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I'm trying to write a simple asynchronous TCP/IP client that runs alongside a Meteor server for communicating to a remote server and posting data to MongoDB. I got it working using net.on callbacks, but the code was messy and it was failing at random times. I decided to try writing it using fibers/Futures to clean it up so I could focus on the failures. The code currently looks like:

var Future = Npm.require('fibers/future'), wait = Future.wait;

var coreComm = function(coreClient) {
    console.log('coreCommm started')

    try {
        var running = true
        while (running) {
            console.log('calling onF.wait()')
            var ev = onF.wait();
            console.log('ev received', ev)
            switch(ev[0]) {
                    console.log('unknown event from coreClient: ', ev)
                case 'readable':
                    console.log('read', ev)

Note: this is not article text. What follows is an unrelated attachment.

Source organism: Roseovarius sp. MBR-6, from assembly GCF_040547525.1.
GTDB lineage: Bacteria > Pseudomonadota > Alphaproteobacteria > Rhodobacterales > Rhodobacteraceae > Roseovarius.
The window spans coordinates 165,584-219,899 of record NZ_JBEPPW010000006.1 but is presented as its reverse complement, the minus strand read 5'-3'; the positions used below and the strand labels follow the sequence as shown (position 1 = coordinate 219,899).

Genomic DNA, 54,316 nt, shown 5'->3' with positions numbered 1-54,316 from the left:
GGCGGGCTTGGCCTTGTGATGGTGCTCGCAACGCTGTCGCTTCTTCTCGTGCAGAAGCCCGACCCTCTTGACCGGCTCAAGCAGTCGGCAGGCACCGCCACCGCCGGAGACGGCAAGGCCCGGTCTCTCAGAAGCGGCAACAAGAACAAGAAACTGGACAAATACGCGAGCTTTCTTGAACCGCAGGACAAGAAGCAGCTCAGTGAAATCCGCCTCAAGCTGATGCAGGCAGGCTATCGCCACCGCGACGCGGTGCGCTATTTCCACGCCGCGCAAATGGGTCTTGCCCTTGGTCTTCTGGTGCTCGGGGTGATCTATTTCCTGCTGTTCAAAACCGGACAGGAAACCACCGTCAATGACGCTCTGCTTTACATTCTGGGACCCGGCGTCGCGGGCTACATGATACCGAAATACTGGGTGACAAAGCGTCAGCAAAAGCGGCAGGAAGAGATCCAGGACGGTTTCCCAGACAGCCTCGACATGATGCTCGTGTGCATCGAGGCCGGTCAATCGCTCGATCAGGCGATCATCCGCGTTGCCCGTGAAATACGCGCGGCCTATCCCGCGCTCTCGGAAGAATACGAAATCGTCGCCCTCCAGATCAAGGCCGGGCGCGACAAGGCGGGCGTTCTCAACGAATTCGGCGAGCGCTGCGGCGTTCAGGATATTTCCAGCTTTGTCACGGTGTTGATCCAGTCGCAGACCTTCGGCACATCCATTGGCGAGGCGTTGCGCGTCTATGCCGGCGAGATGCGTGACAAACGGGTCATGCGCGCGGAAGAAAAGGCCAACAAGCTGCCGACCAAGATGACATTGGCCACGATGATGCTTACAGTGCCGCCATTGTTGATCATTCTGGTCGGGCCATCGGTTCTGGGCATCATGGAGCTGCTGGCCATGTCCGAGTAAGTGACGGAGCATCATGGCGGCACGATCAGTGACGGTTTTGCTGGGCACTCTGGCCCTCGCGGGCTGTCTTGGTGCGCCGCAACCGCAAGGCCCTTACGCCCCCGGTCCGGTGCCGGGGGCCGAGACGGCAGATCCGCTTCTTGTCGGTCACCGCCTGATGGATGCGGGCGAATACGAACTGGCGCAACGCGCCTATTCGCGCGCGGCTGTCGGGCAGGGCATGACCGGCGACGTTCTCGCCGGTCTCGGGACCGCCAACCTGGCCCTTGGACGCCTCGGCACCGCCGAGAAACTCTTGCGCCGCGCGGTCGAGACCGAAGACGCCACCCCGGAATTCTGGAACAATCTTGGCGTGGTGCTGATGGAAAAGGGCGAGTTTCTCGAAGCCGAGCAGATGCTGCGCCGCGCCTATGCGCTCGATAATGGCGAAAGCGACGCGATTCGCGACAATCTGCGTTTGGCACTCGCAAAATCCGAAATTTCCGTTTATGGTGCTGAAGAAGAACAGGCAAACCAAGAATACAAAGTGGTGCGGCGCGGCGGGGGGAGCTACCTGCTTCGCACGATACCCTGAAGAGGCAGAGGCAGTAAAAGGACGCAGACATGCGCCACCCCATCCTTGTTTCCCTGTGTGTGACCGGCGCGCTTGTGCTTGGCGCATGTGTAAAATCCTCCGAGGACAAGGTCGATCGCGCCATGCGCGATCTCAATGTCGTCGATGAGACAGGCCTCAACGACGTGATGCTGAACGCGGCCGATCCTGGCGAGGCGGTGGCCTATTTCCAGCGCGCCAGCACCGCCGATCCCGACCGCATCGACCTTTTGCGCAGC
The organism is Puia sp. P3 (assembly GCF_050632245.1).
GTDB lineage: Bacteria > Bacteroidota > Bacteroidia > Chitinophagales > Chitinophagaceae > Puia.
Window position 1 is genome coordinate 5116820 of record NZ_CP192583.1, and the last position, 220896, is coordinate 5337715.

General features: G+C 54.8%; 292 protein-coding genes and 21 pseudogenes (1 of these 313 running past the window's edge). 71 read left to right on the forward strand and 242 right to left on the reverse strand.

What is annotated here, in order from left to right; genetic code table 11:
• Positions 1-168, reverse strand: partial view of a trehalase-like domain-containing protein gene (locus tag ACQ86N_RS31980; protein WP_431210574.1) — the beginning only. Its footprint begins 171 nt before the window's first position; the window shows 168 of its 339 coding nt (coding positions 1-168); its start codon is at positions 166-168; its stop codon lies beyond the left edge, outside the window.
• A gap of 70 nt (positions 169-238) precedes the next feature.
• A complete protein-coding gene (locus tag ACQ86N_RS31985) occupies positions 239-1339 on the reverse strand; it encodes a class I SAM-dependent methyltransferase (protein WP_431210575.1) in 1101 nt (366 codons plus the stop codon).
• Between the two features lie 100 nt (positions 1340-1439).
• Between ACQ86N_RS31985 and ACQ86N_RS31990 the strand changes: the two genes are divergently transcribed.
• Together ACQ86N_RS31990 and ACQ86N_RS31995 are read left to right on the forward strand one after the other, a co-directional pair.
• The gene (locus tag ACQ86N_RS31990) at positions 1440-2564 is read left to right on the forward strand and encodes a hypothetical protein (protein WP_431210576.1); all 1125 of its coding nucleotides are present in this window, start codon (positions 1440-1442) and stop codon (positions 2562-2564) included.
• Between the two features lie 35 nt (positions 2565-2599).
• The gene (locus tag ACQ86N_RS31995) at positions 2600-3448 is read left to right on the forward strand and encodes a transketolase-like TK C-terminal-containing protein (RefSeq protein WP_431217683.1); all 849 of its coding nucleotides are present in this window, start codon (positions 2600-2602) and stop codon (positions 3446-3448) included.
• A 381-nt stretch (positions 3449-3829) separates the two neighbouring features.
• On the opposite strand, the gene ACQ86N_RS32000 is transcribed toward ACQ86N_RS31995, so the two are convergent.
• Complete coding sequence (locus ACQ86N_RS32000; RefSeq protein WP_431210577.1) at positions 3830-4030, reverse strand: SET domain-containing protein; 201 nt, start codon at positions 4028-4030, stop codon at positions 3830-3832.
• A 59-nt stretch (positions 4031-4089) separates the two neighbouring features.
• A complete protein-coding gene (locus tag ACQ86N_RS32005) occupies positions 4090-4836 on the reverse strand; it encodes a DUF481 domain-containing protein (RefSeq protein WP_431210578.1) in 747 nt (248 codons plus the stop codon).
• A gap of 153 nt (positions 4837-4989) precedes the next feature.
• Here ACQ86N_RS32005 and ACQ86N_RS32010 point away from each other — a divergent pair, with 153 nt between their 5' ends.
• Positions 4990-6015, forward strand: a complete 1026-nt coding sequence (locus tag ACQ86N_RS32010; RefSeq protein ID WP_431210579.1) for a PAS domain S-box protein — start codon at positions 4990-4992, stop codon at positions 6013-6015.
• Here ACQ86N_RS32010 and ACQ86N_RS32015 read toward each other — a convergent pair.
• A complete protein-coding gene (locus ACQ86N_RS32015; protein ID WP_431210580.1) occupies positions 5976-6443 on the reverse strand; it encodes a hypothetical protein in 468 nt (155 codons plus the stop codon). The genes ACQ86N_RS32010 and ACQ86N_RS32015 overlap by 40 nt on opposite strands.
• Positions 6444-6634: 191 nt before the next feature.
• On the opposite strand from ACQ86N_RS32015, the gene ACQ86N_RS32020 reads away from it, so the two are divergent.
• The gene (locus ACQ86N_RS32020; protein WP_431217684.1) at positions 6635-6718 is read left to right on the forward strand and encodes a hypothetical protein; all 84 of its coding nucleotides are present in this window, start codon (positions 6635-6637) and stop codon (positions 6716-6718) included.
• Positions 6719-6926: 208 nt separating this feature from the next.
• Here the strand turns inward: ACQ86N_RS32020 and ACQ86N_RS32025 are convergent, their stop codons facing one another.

} catch(err) {
        console.log('comm error: ', err)


function tryConnect(options) {
    var connect = new Future 
    onF = new Future

    coreClient = net.connect(options, function() {

        function() { console.log('readable event,'); onF.return(['readable'])})
    console.log('coreClient connected to core');


Meteor.startup(function () {
    tryConnect({port: 9987});

The output when a message is sent looks like:

=> Meteor server running on: http://localhost:3000/
I2038-10:42:18.160(-5)? starting
I2038-10:42:18.392(-5)? connected,
I2038-10:42:18.398(-5)? coreClient connected to core
I2038-10:42:18.402(-5)? coreCommm started
I2038-10:42:18.409(-5)? calling onF.wait()
I2038-10:42:18.413(-5)? readable event,

As far as I can tell, the message is received from the remote server, the readable event is sent, I call onF.return(...) and nothing happens except Meteor goes to 100% CPU.

Any suggestions as to why the onF.wait() call isn't returning like it's suppose to?

share|improve this question
I needed to do something like this and just used celery + rabbitMQ. I know this isn't any help to fix your code but maybe will help you avoid some work/solve your problem in another way. –  Jake Dec 14 '13 at 9:06
This doesn't answer your question, but you might use the node-ddp-client to push data into the Meteor server -- you preserve the realtime (at least until the oplog tailing branch of Meteor is merged). –  emgee Dec 15 '13 at 2:38

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